Bitcoin’s price doesn’t lie in its futures

Conventional wisdom says that futures trading is a good indicator of an asset’s price. But it was wrong once before with Bitcoin.

Please, not another price drop. Bitcoin is clinging to the $3,600 mark like a twig depending from a cliff edge. For now, the price seems to have entered another brief period of stability.

But, investors are always thinking about the future. And one indication of it, lies in the futures contracts themselves. Conventional wisdom tells us these markets are predicting further drops in the price of Bitcoin but—as always seems to be the case with Bitcoin—this type of thinking could yet again be wrong.

Right now, Bitcoin futures on the Chicago Board Options Exchange (the largest options exchange in the U.S.) are in “backwardation.” That’s a market condition in which a premium exists on near-term futures contracts. In other words, futures contracts expiring today  have a current price of $3,635; by comparison, those set to settle next month  are $45 lower, at $3,590. And those ending in April are even cheaper, at $3,545.

Since traders are willing to pay more for contracts that end sooner conventional wisdom suggest that this might represent a lack of confidence in the future price of Bitcoin.

But, it’s unlikely that it will affect the market. Bitcoin has been through this before and it didn’t affect prices then. Last year, shortly after Bitcoin futures launched, it was in backwardation for both January and February. According to a report by Element group, while the price of bitcoin rose in January, it fell in March, showing that there was no direct connection.

And that, some say, points to the real issue.

Bitcoin futures have a low volume. All of the trades ending today have a combined volume of 311 Bitcoin, worth around $1.2 million. Compared to crypto exchange Binance which has a monthly volume of $22 billion—that’s akin to a rounding error (even if, as some believe, crypto exchange volumes are largely fake.) And the futures contracts on the horizon are even smaller, with a total volume of 11 Bitcoin ($40,000) for April.

“Backwardation is a fancy economic term that doesn’t really have any predictive abilities,” says Mati Greenspan, senior market analyst at social trading platform eToro.  “Especially in this case when the volumes are so low and only the Wall Street segment of Bitcoin traders have access to them.”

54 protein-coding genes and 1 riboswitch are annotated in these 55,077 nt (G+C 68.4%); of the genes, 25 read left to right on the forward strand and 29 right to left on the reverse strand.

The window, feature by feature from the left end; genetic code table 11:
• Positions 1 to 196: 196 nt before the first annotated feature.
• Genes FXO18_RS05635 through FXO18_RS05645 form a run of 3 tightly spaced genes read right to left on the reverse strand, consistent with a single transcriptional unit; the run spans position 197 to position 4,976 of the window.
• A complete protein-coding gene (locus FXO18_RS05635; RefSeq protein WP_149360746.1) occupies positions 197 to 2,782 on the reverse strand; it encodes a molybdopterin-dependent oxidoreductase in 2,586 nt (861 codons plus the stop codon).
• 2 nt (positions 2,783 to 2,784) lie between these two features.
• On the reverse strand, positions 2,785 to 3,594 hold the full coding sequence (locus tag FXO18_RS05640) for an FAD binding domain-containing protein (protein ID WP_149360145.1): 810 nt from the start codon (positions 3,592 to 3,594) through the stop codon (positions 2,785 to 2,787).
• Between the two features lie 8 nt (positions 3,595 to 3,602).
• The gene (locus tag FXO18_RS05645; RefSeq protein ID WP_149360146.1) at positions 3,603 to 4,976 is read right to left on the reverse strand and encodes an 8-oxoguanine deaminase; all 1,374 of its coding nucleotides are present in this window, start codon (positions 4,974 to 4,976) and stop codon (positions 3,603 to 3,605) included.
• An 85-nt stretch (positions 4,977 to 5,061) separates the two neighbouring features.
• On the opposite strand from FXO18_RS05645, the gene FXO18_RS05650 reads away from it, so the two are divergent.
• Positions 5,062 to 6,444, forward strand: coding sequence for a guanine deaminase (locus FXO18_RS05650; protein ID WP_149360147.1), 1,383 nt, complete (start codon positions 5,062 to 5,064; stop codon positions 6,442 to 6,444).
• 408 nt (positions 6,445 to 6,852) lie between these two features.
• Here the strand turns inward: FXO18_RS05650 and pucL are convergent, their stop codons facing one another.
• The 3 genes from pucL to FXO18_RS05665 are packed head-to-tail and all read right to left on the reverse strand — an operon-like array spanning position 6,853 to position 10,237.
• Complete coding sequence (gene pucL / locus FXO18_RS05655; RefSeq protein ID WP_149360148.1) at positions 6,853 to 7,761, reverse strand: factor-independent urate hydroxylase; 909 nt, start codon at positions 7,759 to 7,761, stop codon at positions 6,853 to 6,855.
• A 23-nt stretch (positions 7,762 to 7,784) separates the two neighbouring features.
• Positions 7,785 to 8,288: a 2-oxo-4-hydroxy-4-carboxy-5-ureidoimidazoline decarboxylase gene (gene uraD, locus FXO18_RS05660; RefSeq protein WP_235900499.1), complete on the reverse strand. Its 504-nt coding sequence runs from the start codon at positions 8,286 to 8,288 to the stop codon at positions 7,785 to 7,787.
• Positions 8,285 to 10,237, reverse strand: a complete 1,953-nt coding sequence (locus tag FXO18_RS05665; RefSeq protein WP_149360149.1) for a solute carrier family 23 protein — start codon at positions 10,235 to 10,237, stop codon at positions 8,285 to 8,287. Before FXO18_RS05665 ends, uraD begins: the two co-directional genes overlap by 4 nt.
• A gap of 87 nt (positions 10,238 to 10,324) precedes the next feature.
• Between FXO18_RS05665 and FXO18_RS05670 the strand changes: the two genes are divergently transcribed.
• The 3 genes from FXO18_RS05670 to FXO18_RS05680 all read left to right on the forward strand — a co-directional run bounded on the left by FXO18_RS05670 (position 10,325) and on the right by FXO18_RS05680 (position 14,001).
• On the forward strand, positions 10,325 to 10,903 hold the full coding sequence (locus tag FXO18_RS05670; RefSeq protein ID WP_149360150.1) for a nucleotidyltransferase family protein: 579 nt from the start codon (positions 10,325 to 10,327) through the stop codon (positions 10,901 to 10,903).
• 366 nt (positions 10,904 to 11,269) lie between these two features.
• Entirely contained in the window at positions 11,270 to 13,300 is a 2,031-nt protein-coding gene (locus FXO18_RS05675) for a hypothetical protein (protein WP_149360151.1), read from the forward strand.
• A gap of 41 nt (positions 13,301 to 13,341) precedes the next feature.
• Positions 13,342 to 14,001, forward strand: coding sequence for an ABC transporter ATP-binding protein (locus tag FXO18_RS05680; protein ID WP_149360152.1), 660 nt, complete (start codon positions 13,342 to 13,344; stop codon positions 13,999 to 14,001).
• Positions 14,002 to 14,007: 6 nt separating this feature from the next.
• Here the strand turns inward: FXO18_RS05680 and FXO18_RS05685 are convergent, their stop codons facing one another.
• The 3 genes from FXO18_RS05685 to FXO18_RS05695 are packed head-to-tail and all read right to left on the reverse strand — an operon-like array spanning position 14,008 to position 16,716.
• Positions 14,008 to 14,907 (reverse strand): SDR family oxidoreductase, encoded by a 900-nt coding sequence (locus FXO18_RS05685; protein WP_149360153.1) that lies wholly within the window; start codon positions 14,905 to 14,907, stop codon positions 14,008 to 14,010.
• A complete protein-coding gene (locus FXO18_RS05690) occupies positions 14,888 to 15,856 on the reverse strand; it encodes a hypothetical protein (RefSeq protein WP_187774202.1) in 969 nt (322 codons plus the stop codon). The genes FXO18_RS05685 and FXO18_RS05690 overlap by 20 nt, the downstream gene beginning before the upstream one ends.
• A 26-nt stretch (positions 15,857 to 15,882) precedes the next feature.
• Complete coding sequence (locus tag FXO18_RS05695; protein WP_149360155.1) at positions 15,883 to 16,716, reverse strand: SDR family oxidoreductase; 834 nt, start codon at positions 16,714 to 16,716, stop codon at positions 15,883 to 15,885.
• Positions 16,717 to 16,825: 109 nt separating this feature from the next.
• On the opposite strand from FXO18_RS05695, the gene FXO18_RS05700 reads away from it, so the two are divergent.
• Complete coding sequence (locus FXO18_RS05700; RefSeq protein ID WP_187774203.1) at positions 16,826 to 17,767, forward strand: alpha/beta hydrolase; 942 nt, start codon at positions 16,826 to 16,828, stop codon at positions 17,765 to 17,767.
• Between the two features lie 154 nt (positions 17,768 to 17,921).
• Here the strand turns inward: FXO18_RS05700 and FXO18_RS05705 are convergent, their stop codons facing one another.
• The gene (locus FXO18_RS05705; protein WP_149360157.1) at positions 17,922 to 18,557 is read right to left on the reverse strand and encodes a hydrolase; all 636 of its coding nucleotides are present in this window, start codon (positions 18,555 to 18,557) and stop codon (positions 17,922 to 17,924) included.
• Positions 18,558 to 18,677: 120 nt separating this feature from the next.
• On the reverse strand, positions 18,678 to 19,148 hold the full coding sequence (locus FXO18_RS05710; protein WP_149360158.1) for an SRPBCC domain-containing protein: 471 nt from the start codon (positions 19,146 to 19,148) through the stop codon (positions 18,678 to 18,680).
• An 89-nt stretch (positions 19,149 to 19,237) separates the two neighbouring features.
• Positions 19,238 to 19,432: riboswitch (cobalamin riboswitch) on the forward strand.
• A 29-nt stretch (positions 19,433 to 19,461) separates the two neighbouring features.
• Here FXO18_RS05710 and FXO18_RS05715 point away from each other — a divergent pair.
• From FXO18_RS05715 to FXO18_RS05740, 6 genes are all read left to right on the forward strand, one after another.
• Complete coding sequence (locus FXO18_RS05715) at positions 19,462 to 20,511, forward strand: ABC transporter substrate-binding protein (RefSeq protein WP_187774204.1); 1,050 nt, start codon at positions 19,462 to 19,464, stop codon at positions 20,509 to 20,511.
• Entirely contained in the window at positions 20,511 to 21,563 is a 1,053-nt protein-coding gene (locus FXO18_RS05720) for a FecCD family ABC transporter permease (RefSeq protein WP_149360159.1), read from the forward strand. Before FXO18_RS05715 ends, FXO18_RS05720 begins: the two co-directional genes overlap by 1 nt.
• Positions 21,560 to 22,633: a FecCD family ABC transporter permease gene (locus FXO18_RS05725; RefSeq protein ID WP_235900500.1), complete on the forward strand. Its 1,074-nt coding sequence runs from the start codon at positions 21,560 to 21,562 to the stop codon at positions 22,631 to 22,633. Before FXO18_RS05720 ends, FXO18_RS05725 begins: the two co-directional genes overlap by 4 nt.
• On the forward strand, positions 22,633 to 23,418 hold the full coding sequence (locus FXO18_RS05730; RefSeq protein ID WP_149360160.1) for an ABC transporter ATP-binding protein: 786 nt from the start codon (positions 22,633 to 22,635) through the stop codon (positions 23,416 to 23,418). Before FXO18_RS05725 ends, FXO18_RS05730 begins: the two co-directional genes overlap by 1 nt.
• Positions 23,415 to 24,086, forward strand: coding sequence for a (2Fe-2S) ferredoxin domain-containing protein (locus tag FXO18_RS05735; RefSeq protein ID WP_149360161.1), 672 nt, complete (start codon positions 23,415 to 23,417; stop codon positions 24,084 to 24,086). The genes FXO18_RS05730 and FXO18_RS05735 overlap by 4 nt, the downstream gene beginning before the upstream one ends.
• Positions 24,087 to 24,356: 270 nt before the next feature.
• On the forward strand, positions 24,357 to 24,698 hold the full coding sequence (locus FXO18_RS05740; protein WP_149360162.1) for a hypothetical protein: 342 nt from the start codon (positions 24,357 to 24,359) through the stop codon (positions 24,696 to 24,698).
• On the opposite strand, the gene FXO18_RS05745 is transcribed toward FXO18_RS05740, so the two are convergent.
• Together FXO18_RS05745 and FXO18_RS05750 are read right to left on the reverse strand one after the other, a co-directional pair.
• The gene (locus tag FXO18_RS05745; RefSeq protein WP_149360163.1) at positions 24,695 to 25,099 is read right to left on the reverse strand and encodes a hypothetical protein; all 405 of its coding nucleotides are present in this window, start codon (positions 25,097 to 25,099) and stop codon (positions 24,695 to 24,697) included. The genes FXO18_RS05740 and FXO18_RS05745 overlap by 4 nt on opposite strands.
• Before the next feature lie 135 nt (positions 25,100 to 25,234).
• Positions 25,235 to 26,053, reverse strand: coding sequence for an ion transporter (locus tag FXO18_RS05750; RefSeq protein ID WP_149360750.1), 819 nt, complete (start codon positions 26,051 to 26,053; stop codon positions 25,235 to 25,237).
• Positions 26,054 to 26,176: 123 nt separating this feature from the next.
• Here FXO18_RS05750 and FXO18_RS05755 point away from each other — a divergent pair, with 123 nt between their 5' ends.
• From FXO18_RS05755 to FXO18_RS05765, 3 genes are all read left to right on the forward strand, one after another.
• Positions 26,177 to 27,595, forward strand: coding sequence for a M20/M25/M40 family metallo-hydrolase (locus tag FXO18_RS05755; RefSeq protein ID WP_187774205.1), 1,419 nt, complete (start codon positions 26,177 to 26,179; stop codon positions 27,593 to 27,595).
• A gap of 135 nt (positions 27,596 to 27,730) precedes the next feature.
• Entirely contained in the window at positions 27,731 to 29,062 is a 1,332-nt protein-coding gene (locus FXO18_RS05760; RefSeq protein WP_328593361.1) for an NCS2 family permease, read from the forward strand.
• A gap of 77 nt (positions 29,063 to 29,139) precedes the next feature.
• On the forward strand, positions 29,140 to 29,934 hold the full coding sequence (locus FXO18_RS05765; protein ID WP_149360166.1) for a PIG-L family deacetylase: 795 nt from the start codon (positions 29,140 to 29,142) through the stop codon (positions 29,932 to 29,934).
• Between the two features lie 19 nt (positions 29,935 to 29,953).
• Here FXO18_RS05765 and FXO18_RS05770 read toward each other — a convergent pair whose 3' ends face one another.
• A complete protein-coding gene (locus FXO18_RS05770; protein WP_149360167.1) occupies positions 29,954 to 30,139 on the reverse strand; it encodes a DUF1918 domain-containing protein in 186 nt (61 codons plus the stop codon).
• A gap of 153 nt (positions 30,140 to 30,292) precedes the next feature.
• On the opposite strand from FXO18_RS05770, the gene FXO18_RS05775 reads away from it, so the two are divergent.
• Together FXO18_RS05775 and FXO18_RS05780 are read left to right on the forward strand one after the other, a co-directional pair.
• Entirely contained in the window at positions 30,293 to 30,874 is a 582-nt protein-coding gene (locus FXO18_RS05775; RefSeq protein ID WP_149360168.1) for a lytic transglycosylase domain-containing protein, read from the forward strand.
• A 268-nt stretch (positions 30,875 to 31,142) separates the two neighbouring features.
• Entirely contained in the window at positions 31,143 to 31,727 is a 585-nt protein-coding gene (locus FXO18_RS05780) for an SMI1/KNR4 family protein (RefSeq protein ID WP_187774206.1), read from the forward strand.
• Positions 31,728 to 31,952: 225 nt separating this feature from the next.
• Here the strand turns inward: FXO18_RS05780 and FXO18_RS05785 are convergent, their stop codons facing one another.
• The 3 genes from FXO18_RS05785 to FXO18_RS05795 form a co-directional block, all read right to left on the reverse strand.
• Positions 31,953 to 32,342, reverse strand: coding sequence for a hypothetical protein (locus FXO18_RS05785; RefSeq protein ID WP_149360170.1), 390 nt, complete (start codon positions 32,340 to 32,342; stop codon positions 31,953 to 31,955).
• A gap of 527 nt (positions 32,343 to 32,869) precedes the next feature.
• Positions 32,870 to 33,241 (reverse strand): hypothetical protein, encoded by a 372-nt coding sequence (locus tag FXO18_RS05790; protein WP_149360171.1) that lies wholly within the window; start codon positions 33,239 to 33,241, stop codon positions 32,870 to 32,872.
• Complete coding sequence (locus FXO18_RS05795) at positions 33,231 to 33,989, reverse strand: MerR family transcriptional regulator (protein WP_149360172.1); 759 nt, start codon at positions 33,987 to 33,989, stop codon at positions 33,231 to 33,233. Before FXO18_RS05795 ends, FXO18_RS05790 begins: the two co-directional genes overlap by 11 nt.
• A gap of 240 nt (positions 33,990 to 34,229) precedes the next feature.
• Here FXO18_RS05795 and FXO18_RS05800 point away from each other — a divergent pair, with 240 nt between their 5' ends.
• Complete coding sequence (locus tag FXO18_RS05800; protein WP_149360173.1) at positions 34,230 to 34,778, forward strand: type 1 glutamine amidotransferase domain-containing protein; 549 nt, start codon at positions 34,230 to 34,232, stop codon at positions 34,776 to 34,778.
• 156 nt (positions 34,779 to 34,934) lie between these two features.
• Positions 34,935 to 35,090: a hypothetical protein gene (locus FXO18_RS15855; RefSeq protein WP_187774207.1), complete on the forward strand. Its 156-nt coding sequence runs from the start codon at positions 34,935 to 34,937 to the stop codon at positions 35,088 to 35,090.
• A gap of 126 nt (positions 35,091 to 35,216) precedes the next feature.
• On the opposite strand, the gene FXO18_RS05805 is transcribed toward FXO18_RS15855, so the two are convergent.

One of the reason futures trading is so low is a lack of physically delivered Bitcoin futures. These are contracts where the final settlement is paid in Bitcoin, rather than an equivalent fiat value. Some financial experts point to Bakkt, which intends to provide this function. But its January launch was delayed due to regulatory issues, and has been further stalled by the U.S. Government shutdown. If Bakkt does cause a significant uptake of the Bitcoin futures market, we might be able to see what traders are really thinking.


Please, not another price drop. Bitcoin is clinging to the $3,600 mark like a twig depending from a cliff edge. For now, the price seems to have entered another brief period of stability.

But, investors are always thinking about the future. And one indication of it, lies in the futures contracts themselves. Conventional wisdom tells us these markets are predicting further drops in the price of Bitcoin but—as always seems to be the case with Bitcoin—this type of thinking could yet again be wrong.

Right now, Bitcoin futures on the Chicago Board Options Exchange (the largest options exchange in the U.S.) are in “backwardation.” That’s a market condition in which a premium exists on near-term futures contracts. In other words, futures contracts expiring today  have a current price of $3,635; by comparison, those set to settle next month  are $45 lower, at $3,590. And those ending in April are even cheaper, at $3,545.

Since traders are willing to pay more for contracts that end sooner conventional wisdom suggest that this might represent a lack of confidence in the future price of Bitcoin.

But, it’s unlikely that it will affect the market. Bitcoin has been through this before and it didn’t affect prices then. Last year, shortly after Bitcoin futures launched, it was in backwardation for both January and February. According to a report by Element group, while the price of bitcoin rose in January, it fell in March, showing that there was no direct connection.

And that, some say, points to the real issue.

Bitcoin futures have a low volume. All of the trades ending today have a combined volume of 311 Bitcoin, worth around $1.2 million. Compared to crypto exchange Binance which has a monthly volume of $22 billion—that’s akin to a rounding error (even if, as some believe, crypto exchange volumes are largely fake.) And the futures contracts on the horizon are even smaller, with a total volume of 11 Bitcoin ($40,000) for April.

“Backwardation is a fancy economic term that doesn’t really have any predictive abilities,” says Mati Greenspan, senior market analyst at social trading platform eToro.  “Especially in this case when the volumes are so low and only the Wall Street segment of Bitcoin traders have access to them.”

One of the reason futures trading is so low is a lack of physically delivered Bitcoin futures. These are contracts where the final settlement is paid in Bitcoin, rather than an equivalent fiat value. Some financial experts point to Bakkt, which intends to provide this function. But its January launch was delayed due to regulatory issues, and has been further stalled by the U.S. Government shutdown. If Bakkt does cause a significant uptake of the Bitcoin futures market, we might be able to see what traders are really thinking.


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2019 © Decrypt Media, Inc. All Rights Reserved.

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